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Arsenic
Nonmetal element with symbol As and atomic number 33 <http://periodic.lanl.gov/33.shtml>
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Results 1 - 15 of 15 listed alphabetically [list by similarity]
Arsenic in ground water of the United States [More info]
Arsenic is a naturally occurring element in rocks, soils, and the waters in contact with them. It is found in ground water as the result of minerals dissolving from weathered rocks and soils. This site links to data, maps, and more.
PDF Assessing the vulnerability of public-supply wells to contamination: Rio Grande aquifer system in Albuquerque, New Mexico [More info]
Explains the natural and human-affected factors that determine the concentration of contaminants in groundwater, especially where the concentration is different at the surface than at depth, and where pumping varies with time.
PDF Characterizing contaminant concentrations with depth by using the USGS well profiler in Oklahoma, 2003-9 [More info]
Use of specialized sampling equipment to study public water supply wells, with examples showing Arsenic in two aquifers.
Geochemical and mineral maps from soils of the conterminous United States [More info]
Geochemical and mineralogical maps along with a histogram, boxplot, and empirical cumulative distribution function plot for each element or mineral whose data are provided in DS-801
Groundwater quality in Coachella Valley, California [More info]
Five trace elements with human-health concerns were detected at high concentrations: arsenic, boron, fluoride, molybdenum, and strontium. Vanadium was present at moderate concentrations.
Groundwater quality in the Antelope Valley, California [More info]
Trace elements were present at high concentrations in 32% of the primary aquifers here, and at moderate concentrations in 17%. Of particular interest are aluminum, arsenic, vanadium, boron, fluoride, chromium, lead, and molybdenum.
Groundwater quality in the Colorado River basins, California [More info]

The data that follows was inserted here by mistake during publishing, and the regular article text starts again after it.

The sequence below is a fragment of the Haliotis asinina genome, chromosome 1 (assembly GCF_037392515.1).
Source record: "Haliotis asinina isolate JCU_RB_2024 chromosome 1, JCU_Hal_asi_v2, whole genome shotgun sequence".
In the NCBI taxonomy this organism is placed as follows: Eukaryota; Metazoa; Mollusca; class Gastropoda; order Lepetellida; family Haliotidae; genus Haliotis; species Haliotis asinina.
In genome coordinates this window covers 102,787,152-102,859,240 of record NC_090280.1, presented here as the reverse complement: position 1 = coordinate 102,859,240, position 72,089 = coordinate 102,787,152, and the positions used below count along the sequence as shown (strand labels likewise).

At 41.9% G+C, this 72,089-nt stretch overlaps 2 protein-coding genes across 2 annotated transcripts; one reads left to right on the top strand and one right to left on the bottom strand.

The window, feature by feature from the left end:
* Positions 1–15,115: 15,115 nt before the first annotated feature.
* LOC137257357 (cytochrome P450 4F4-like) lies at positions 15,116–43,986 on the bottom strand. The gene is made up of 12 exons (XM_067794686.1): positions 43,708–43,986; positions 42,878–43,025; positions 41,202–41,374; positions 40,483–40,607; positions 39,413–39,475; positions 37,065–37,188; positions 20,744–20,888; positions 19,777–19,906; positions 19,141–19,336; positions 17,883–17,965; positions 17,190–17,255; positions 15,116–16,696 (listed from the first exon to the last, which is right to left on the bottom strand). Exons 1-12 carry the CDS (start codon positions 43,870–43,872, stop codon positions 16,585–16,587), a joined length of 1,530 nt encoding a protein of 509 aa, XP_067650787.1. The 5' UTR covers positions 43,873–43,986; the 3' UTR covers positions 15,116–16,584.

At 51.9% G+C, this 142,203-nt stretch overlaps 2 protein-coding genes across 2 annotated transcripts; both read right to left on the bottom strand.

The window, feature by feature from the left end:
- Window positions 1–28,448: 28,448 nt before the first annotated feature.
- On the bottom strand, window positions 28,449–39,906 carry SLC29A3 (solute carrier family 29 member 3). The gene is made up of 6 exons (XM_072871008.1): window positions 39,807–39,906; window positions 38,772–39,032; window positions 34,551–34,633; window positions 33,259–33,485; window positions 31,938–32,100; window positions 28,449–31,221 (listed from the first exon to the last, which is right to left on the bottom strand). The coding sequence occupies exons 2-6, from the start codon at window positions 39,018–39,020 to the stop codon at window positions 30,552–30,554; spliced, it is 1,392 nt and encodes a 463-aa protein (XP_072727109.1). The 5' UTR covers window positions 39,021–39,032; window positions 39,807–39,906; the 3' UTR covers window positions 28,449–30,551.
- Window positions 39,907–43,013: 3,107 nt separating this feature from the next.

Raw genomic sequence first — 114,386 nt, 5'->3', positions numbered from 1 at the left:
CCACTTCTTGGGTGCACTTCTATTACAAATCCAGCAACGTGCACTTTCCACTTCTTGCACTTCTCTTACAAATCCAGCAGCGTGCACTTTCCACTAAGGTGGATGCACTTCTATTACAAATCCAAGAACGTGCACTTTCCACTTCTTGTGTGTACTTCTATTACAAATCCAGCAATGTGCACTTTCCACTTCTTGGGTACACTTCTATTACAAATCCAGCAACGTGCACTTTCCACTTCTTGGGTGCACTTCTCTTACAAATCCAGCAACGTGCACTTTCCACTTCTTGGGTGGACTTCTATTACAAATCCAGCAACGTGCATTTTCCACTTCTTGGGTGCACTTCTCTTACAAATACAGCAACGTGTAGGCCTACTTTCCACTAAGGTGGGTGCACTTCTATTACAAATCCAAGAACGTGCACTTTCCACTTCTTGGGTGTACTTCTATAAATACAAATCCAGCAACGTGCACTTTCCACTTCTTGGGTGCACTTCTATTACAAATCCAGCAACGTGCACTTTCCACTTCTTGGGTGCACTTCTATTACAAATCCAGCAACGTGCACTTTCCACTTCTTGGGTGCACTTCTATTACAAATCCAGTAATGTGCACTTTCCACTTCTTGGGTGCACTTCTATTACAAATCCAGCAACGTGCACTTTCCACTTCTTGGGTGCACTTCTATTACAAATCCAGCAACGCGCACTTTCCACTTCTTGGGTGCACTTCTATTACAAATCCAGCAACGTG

Five trace elements with human-health concerns were detected at high concentrations: arsenic, boron, fluoride, molybdenum, and strontium. Chromium was detected at moderate concentrations.
Groundwater quality in the Indian Wells Valley, California [More info]
Five trace elements with human-health concerns were detected at high concentrations: arsenic, boron, molybdenum, strontium, and vanadium. Chromium and fluoride were detected at moderate concentrations.
Groundwater quality in the Madera and Chowchilla subbasins of the San Joaquin Valley, California [More info]
Uranium, arsenic, and nitrate were the inorganic constituents that were most frequently detected at high concentrations, mostly in shallower wells. High and moderate concentrations of arsenic were detected in deeper wells.
Groundwater quality in the Mojave area, California [More info]
Six elements with human-health concerns were detected at high concentrations: arsenic, boron, fluoride, molybdenum, strontium, and vanadium. Lead was present at moderate concentrations.
Groundwater quality in the Northern San Joaquin Valley, California [More info]
Arsenic and boron were the trace elements that most frequently occurred at high concentrations. Fumigants (pesticides) were detected at high concentrations in 3% of the primary aquifers. Herbicides and insecticides were detected at low concentrations.
Groundwater quality in the Owens Valley, California [More info]
Trace elements boron, arsenic, and molybdenum were found at high concentrations in 15% of primary aquifers in this area.
Groundwater quality in the north San Francisco Bay groundwater basins, California [More info]
Summary of chemical constituents of ground water that are of concern to human activity in this area. Arsenic is the constituent that occurs most frequently in high concentrations.
PDF Trace metals related to historical iron smelting at Hopewell Furnace National Historic Site, Berks and Chester Counties, Pennsylvania [More info]
Iron ore containing elevated concentrations of trace metals was smelted here during 113 years of operation (1771-1883). We sampled a variety of materials nearby to determine the amount of metals such as arsenic, chromium, copper, lead, and zinc.
What Mobilizes Arsenic in Ground Water? [More info]
Research findings and examples of application to real problems--chemical reactions between nitrate, iron, and oxygen can affect the mobility of trace amounts of arsenic.
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